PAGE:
Friday, May 14, 2004

I was saddened to learn that, according to an AP wire story, 23 million fewer books were published in 2003 than in 2002. Yet Publishers Weekly reports this week that the Book Industry Study Group has projected that book sales will increase 2.8% in 2004. It would be nice to know the number of additional books this is, but to learn that, one probably must pay the $239/year it takes to subscribe to PW.

I bear some responsibility for the decline in book sales, or at the least, I'm part of the reason sales are not more robust. I'm a library junkie, as regular readers of "Musings" are well aware, and a bookstore browser. But I ask myself, shouldn't I support the industry that is the most important to me? What would a further decline in the book industry mean to my life? Fewer publishers, fewer small publishers, publishers of all sizes publishing fewer books and taking fewer risks with their publishing choices. I don't like any of those outcomes. So it's off with me to the bookstore!

In a recent post, I mentioned I would reveal the title of another dud--a book I read that was a waste of precious reading time. It's The Right Address by Carrie Karasyov and Jill Kargman. I am at fault for this reading mistake. An article in the New York Times, a web description of the book, and the bookjacket flap (not to mention the cover!)--all indicated that this was an inappropriate book for me.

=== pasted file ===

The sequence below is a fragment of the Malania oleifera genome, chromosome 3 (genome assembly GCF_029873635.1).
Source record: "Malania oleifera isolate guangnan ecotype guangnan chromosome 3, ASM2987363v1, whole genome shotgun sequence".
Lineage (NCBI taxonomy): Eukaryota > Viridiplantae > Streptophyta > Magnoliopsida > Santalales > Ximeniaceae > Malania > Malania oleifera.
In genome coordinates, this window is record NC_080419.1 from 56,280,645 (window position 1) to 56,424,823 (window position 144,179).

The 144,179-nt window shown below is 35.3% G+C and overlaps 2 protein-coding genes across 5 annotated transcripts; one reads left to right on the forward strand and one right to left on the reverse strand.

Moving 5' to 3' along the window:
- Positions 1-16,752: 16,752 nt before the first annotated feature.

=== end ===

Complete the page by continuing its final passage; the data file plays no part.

But I had to read it because it is about New York, and being enamored of New York City right now, I couldn't stop myself. Yet the book reveals a satiric glimpse at one minuscule portion of the city's population, the most boring mini-group, of course. The Park Avenue socialites, the women who bounce from charity luncheons to plastic surgeons' offices, the stereotype that has been caricatured in movies, television, books, and now in The Right Address. Wall-to-wall stereotypes abound.

Melanie Korn, the new bride of the owner of one of the nation's largest funeral home conglomerates, desperately tries to break into Park Avenue society. Hailing from a childhood spent in a Florida trailer park, she has much to overcome. But Melanie is resourceful, clever, and blind to her incorrigibly gauche ways. One is supposed to laugh at the caricatures of New York's elite, but I couldn't crack a smile. This book is vapid. Nothing happens for pages and pages. I was on page 90 and no major plot set-up was in sight. A bounty of meaningless conversations leading nowhere. A flawed book, providing insights into a world that I've read too much about already, the least interesting people in New York.


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